By running in the background as a GitHub Action, Tracee can keep track of what happens in your pipeline and report the updates back. You don’t need to monitor logs anymore to know what’s going on in your pipeline – you can be informed via Pull Requests to your repo to see changes as they happen.

In the example project case, we’ve chosen to run the Tracee GitHub Action on each Pull Request that gets created. Let’s see how it looks.

Step 1: New contributor creates a simple PR


This triggers Tracee GitHub Action to run and start profiling. In this case, the user has hijacked one of the remotely fetched artifacts to execute a crypto miner within the pipeline.

Step 2: Build fails because of unexpected code execution


Tracee GitHub Action fails the pipeline because of the difference observed between the baseline and running an unexpected program.

Step 3: Report any differences observed

Tracee Action creates a Pull Request against the repository with the observed execution profile.


It is important to note that failing the build and creating a Pull Request are optional configuration options available for Tracee GitHub Action. By default, Tracee GitHub Action will run in monitor-only mode, which will only show the differences observed (if any) in your CI pipeline logs.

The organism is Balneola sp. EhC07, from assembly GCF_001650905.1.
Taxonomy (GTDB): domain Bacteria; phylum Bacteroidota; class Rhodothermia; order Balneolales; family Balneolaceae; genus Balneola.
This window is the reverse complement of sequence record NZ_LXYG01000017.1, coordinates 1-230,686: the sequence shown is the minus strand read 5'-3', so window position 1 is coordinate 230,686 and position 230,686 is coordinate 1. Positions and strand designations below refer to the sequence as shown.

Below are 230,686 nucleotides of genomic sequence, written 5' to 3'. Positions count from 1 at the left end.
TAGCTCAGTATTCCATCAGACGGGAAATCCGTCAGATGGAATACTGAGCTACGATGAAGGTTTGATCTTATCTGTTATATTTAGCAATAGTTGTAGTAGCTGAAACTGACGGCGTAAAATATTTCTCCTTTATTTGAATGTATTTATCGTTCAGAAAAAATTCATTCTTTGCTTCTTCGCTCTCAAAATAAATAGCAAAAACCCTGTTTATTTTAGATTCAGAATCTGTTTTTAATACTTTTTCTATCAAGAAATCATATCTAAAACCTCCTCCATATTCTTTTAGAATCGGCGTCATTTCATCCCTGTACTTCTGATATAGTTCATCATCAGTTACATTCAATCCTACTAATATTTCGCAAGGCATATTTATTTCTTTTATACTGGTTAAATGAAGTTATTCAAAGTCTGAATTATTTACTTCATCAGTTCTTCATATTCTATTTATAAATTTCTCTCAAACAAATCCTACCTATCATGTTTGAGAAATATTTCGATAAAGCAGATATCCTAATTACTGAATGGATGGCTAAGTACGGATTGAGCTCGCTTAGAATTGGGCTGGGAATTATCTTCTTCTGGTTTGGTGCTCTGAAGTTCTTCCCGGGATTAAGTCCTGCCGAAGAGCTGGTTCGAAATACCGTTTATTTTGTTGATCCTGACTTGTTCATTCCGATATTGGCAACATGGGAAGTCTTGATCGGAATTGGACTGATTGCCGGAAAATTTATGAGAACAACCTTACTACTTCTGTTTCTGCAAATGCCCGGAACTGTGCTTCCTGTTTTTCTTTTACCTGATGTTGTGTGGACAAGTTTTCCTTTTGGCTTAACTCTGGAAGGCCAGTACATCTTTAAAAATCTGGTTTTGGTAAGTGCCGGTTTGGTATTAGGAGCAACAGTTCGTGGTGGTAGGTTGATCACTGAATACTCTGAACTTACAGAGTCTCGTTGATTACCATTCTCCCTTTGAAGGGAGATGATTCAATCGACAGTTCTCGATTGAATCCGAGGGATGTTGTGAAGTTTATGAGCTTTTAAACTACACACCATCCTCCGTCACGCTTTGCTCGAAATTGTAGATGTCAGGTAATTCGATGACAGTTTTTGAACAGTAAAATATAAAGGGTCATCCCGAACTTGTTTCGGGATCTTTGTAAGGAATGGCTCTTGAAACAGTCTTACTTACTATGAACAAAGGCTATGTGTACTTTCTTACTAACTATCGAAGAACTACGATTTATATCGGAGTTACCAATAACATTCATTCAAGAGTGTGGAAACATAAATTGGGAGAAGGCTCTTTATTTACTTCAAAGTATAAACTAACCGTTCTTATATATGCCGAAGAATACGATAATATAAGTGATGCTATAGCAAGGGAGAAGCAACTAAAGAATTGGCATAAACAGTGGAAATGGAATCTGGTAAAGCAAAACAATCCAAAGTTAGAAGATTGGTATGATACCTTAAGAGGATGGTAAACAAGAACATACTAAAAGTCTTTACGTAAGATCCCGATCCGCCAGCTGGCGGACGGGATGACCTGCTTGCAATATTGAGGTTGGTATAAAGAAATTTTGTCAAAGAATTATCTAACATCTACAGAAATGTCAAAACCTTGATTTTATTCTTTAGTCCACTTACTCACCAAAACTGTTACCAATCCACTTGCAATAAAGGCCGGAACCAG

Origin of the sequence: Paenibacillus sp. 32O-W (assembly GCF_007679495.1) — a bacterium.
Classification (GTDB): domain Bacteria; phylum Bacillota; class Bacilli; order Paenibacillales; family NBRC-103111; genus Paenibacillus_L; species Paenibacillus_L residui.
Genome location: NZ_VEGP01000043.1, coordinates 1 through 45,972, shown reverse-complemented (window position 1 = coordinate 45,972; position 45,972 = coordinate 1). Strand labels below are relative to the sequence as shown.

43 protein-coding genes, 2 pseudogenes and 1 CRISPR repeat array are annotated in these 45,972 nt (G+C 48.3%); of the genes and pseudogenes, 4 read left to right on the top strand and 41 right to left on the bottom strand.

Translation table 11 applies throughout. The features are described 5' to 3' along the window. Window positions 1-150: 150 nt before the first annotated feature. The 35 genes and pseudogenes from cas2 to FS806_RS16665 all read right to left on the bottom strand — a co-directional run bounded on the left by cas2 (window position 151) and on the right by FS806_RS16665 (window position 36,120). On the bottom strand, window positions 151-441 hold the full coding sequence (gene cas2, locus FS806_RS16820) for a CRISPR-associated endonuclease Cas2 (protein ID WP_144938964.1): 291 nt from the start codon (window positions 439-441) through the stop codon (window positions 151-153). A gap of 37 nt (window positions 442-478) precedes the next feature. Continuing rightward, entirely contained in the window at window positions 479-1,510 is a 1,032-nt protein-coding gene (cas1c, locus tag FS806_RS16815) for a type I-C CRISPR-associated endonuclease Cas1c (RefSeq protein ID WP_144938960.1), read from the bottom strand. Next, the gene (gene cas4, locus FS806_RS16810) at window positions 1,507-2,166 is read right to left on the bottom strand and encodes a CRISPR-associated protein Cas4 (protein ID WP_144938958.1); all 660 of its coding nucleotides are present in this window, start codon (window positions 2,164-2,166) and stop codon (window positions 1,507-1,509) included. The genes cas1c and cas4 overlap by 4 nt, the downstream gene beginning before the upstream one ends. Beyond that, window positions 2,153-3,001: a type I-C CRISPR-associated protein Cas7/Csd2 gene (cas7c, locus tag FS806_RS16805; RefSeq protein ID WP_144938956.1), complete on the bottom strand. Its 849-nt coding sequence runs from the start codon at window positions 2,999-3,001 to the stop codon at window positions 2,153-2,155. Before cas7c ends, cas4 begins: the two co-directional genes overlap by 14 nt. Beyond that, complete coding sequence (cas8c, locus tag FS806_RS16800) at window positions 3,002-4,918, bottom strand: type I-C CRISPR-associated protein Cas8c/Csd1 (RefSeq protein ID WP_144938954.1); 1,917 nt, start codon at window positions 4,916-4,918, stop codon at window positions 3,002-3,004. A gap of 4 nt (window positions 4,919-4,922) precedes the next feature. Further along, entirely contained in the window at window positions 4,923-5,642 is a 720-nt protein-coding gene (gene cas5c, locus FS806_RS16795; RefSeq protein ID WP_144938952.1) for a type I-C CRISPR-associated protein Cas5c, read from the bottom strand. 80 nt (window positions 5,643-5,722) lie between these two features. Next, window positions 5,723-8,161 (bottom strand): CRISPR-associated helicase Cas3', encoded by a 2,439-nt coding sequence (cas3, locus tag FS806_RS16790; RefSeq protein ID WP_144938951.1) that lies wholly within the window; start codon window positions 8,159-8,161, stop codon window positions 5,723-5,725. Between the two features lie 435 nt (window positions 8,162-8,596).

Get Tracee on Github

Available today

As the number of CI workloads increases, it is crucial to embed security into your development lifecycle right from the start. The new Tracee GitHub Action can help you “shift left” and secure your applications at build by detecting malicious activity in the CI pipeline in real time.

Tracee GitHub Action is available today as an open source repo. You can find Tracee in our GitHub repository.


Simar Singh
Simar is an Open Source Engineer at Aqua. He works on projects that improve container security. He is also an avid open source contributor outside of work and currently maintains a few projects. While not in front of a computer screen, he likes to row competitively, ride a bike and travel.